Tips for Making Doctor Appointments More Successful

Tips for Making Doctor Appointments More Successful

Getting a diagnosis of psoriatic arthritis can be confusing and sometimes overwhelming. It is a chronic condition that can be challenging to live with. Most patients experience fatigue and pain, and their movement can be limited due to swollen and sore joints. These symptoms can negatively affect quality of life. They can also bring up feelings of anxiety and depression.

One of the most important parts of getting good medical care is communicating with your doctor and healthcare team so you can make smart, informed decisions about your health. That includes getting detailed information about your condition, how it can be treated, what the possible side effects of different treatment options are, and what you can do to improve your quality of life. It also includes information about coping with your diagnosis and treatment, both emotionally and financially.1

Psoriatic Arthritis In America 2018 survey results

Symptoms and quality of life

Our 2018 Psoriatic Arthritis In America survey results show similar experiences and challenges among our survey respondents — both in terms of their symptoms and their concerns about quality of life. Only about 7% were satisfied with their current treatment plan, and a full 36% were “not at all content” with their quality of life right now.2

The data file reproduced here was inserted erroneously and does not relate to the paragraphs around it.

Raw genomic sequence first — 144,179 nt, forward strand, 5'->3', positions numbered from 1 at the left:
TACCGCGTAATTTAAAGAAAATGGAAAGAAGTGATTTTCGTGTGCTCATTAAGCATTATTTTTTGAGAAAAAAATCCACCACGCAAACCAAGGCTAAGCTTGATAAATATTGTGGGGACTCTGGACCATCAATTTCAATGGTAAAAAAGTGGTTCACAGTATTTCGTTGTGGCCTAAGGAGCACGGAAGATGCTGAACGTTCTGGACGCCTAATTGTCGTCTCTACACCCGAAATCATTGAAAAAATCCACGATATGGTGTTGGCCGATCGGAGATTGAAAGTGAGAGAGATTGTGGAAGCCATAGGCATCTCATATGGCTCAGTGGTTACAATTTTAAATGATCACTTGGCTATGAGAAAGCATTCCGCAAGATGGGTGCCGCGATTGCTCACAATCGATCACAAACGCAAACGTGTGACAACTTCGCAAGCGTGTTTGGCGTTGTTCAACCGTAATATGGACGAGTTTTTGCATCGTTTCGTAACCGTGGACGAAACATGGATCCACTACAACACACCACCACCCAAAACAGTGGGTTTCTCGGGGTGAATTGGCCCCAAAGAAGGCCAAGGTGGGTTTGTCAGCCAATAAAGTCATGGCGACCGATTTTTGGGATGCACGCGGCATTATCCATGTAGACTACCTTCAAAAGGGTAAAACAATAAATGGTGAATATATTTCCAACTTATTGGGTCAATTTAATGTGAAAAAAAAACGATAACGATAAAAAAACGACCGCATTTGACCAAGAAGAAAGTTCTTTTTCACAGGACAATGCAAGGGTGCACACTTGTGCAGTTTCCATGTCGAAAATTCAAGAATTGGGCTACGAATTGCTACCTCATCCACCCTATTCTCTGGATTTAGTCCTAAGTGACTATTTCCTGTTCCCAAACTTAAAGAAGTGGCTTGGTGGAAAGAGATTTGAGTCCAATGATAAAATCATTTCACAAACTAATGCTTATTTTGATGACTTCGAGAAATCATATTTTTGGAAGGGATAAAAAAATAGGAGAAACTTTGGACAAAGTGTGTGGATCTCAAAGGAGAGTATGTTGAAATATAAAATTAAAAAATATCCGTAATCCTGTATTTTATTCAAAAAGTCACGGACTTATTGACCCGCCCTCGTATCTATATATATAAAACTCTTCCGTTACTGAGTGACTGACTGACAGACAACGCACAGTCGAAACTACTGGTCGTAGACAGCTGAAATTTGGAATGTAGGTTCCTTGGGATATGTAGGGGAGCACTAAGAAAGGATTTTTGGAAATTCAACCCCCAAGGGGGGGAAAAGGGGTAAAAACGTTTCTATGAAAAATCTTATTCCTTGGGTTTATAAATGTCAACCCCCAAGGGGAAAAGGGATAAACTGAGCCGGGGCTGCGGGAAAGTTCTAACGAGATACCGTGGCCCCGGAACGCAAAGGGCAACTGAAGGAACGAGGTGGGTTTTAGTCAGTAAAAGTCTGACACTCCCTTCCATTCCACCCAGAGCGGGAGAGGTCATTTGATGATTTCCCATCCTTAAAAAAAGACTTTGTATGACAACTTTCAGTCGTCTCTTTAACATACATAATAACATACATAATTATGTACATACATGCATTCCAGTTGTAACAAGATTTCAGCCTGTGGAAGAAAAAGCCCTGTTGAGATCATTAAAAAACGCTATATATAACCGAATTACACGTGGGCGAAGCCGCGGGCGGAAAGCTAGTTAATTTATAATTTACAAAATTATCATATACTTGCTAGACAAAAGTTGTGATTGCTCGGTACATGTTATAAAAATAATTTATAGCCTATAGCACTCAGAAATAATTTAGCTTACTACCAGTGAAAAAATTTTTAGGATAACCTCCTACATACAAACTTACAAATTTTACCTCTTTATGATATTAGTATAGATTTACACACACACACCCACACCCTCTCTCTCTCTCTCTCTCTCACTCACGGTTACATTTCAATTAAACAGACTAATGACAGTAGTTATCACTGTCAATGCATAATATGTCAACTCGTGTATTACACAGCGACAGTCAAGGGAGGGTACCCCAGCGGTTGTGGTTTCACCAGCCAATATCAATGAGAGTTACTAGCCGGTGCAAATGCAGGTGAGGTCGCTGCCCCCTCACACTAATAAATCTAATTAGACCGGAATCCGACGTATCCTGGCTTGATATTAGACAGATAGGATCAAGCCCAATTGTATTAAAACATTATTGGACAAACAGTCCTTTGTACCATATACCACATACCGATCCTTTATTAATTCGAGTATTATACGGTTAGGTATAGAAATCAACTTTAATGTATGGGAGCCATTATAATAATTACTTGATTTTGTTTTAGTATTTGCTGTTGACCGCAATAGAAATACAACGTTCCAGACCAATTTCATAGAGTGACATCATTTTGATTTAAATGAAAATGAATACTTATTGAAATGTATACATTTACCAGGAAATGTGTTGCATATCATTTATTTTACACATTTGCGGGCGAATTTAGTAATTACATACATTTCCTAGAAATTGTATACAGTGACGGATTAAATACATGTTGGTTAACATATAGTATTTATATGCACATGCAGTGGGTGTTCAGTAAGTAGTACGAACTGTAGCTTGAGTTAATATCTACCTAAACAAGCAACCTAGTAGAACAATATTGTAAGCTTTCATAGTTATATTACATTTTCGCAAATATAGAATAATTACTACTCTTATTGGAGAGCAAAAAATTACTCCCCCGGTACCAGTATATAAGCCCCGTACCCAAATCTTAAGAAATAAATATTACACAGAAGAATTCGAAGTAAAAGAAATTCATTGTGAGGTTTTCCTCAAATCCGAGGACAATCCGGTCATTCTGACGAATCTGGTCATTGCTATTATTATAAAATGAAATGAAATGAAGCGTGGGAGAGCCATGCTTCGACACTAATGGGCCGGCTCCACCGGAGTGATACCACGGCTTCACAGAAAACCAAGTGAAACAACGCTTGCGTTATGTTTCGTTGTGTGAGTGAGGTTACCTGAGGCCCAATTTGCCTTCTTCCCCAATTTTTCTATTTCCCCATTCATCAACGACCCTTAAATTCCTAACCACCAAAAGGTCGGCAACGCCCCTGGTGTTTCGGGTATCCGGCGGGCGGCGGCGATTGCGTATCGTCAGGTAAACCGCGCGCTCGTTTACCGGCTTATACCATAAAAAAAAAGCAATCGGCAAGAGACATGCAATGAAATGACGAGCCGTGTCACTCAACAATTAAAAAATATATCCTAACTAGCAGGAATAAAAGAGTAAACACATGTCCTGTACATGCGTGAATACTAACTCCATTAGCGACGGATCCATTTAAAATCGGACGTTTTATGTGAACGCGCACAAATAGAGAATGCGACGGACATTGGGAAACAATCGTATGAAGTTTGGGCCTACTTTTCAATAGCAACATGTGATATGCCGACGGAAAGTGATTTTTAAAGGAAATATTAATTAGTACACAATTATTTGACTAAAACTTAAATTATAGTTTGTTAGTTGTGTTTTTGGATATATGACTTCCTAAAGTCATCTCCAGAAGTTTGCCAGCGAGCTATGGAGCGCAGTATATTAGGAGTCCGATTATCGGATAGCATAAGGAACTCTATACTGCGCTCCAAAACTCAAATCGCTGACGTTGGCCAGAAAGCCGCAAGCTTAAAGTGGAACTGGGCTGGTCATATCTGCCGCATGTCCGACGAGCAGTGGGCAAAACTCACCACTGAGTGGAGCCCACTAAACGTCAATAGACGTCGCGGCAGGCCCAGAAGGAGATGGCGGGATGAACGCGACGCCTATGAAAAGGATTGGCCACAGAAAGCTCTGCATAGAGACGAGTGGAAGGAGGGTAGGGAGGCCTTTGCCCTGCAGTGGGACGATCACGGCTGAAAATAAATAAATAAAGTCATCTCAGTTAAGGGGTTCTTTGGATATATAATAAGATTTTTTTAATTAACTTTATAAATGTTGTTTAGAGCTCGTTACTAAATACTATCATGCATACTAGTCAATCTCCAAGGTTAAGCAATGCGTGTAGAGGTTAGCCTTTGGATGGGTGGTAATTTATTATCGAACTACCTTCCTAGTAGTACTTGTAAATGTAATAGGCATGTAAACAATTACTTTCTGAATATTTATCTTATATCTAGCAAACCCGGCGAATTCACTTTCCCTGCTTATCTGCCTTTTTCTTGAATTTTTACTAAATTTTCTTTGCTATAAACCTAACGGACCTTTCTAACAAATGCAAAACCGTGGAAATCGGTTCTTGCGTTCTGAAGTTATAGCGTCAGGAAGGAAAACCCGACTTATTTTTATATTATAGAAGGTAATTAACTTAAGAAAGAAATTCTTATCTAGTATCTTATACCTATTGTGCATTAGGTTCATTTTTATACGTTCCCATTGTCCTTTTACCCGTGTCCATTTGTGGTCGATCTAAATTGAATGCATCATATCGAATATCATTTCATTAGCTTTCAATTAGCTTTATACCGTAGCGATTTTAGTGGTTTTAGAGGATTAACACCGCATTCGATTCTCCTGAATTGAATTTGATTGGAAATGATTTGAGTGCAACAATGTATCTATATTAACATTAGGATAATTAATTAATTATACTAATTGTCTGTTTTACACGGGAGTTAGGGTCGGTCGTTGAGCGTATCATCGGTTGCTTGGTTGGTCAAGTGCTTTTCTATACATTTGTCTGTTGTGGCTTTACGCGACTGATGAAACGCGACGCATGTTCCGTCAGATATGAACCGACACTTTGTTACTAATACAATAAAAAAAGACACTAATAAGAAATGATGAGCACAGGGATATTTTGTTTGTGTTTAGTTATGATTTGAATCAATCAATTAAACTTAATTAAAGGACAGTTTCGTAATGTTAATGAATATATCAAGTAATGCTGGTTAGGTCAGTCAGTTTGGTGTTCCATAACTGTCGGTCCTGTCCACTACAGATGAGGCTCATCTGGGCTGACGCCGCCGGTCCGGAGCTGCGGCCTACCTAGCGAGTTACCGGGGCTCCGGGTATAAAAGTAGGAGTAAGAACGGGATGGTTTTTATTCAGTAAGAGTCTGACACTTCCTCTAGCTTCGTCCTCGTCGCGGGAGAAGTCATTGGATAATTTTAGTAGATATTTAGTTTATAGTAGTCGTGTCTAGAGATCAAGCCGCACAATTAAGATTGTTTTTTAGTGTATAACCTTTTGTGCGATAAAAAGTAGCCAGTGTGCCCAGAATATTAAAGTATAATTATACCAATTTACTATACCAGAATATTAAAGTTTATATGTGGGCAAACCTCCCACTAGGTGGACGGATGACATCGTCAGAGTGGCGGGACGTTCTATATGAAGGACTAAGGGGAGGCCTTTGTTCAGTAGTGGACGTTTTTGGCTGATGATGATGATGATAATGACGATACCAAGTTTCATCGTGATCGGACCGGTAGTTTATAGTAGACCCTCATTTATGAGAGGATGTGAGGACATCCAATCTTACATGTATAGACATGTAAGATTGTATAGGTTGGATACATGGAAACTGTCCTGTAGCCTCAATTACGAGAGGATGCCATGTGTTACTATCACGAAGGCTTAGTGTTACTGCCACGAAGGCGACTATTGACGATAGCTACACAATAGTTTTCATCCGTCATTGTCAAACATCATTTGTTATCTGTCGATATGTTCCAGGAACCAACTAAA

The top symptoms among our survey participants included:2

  • 96% fatigue
  • 94% painful, swollen, or stiff joints
  • 88% lower back and/or neck pain
  • 82% reduced range of motion in the joints

When it came to quality of life, our survey respondents cited pain as one of the most troublesome symptoms. In addition, nearly one-third had difficulty sleeping because of their symptoms, and more than one-third felt financial stress. Lack of sleep and money worries can further undermine quality of life.

Communicating with healthcare providers

Given the dissatisfaction with their treatment plans and quality of life, it appears that there is an opportunity for providers to engage more proactively with their patients in discussing emotional, financial, and other quality-of-life issues. This might help patients feel more satisfied with their treatment choices and overall quality of life.

According to our survey, rheumatologists were by far the majority (80%) of specialists managing our respondents’ PsA. The results showed areas of relative strength in communication between patients and their doctors. For example, 7 out of 10 people felt comfortable discussing all aspects of their PsA with their healthcare provider.2

However, there were some areas that could use improvement. For example, only 60% felt their provider:2

  • understood their questions and concerns
  • acknowledged their pain
  • clearly explained treatment options
  • provided easy-to-understand test results
  • agreed on their disease severity

The results were even less positive when it came to questions that refer directly to quality-of-life issues. For example, fewer than 50% of respondents felt their provider:

  • regularly discussed quality-of-life issues with them
  • assisted with navigating insurance coverage or financial issues
  • communicated effectively with other healthcare providers

This lack of clarity and agreement can further interfere with patients’ quality of life as well as giving them less control over their treatment options.2

Disagreement about disease severity